Wednesday, April 20, 2011


There are tow significant issues in the DR Congo: Water and Unemployment. This blog entry concerns water. We will do an employment blog later.

(blog note: there are many pictures to download, but each picture is taking about 15 minutes to load, and it is now 10:35pm Congo time, and I have to get to bed. I will download more pictures in am. Plus, a wild storm just blew in with wind lightning, thunder, and rain. This means we will loose electricity any minute and internet. So see you in the morning)

Approximately 85% of Congolese are without clean water. By clean water we mean drinkable water. There is water available, but it is mainly unsafe, unclean, and carries all sorts of water borne pathogens. Most commonly, typhoid, diarrhea, worms, cysts, etc. Most villages, towns, and cities experience disease and death due to the water. We talked with people today who expressed that their families are sick, their children dying because of the water.

The Church has a clean water initiative which is saving lives and lessoning the burdens of hundreds of thousands of people. The most notable project in Luputa now services over 250,000 people who have moved to be close to this amazing water source.

The subterranean water level is fairly shallow perhaps 9 meters. This means that wells can be dug and pumps established to bring sufficient amounts of water to supply large communities. Also, there are clear water springs throughout the country. Water can be captured and pumped.

One clean water team was at Luputa recently, when a mother approached them with tears saying that the children of the village were now safe, they were not sick, they did not die, and that she was so grateful for their kindness and humanitarian spirit.

Our story begins last week. The Bingham's from Eureka, California, are the Humanitarian - Clean Water Couple. They were travelling to look at potential water projects along a very crowded highway (most highways are crowded with cars and people). They hit a traffic jam (again not at all uncommon). There are street vendors, people who walk between cars selling things, there are street beggars who walk between cars begging, and then there are those who are just looking for unlocked doors so they can reach in and steal things. We always keep our doors and windows closed and locked. Out of the blue, a little man dressed in a white shirt and tie, jumped in front of their car, waving at them. He approached the driver's window. They thought he was probably just someone else trying to sell or steal something. He pointed to their missionary badges and held up a presentation. They saw that is was a water project. So, they pulled over to talk with him. He explained that he had been looking for them, that he had walked into town (about 25 miles) to see them last week, but they were not in the office. This week he decided to try again, and to his amazement, he saw them stuck in traffic. They took his proposal, and placed in on the stack of others pilling their desk. Then, a week later, he appeared in their office. For him to get into their office was somewhat of a miracle. He got through a gate guard, a key pad door, several other check points, and into their office. He simply said, "have you read my proposal?" They had not. They sought one of the translators in the office and looked at his proposal. It was neatly typed, well prepared, well thought out, and with a lower price tag than others they had reviewed. They were touched by this man, touched by his plan, touched by the Spirit. So, today, we went with them to see his proposed project.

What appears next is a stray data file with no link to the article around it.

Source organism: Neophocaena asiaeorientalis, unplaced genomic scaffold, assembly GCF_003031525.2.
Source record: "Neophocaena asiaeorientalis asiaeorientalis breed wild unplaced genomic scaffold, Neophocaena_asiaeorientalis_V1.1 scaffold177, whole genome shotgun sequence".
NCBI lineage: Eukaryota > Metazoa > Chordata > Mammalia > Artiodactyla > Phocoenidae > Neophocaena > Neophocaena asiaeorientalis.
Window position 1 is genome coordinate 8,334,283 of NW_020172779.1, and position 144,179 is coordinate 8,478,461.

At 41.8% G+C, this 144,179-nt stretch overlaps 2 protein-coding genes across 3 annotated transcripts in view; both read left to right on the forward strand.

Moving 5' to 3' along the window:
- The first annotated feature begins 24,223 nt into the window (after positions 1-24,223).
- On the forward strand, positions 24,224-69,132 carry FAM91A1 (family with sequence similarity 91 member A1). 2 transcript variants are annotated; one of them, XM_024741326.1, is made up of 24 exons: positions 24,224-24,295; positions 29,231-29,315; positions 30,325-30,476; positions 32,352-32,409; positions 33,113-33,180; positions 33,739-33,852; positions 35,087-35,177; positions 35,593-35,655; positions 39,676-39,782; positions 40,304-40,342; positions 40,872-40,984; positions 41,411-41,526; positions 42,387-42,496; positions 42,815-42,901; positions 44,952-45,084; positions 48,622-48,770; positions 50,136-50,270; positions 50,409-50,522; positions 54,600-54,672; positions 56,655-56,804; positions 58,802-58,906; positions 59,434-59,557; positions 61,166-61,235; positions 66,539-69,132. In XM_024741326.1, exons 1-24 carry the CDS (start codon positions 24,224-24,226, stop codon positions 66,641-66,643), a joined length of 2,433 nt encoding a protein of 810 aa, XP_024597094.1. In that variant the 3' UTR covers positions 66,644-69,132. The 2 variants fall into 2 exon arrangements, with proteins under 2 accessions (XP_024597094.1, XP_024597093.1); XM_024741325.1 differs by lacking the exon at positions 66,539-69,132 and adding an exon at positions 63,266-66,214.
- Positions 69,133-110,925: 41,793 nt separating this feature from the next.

We met with village chiefs and reviewed the areas. We visited six potential well sites, saw amazing people, and things.

We visited one clean water pumping area where people stood in line to get fresh water. It was a blessing to them to have clean water. The chief expressed that that was not nearly enough to serve the thousands of people near by who were without clean water.

Typically, women and children will walk up to 10 miles each way, wait in lines for hours to access clean water.

In the attached pictures you will see the lines of people at the clean water site, women and children carrying heavy water containers on their heads from dirty water areas to have water with which to cook, clean, and bathe. You will see women washing cloths in dirty water streams, people carrying water to their homes. Chief and village council meetings where we discussed clean water projects. Children and families who are in the area that is being considered. We even threw in some coconut and papaya trees. And pictures of the roadside markets, and roadways. Even some of the crowed areas we passed through.

We have talked about Cassava before it is a plant that provides the mainstay of the Congolese diet. They take the leaves and grind them up to make a pasty kind of stuff which the eat, and they grind the root up to make a meal or flour with which they make breads etc. We came upon a woman who was grinding cassava leaves on her front porch and was happy to let us take a picture of her.

The Binghams are writing up a proposal for the project and submitting it to Salt Lake City for approval.

We were deeply touched by the spirit and plight of the people we visited.

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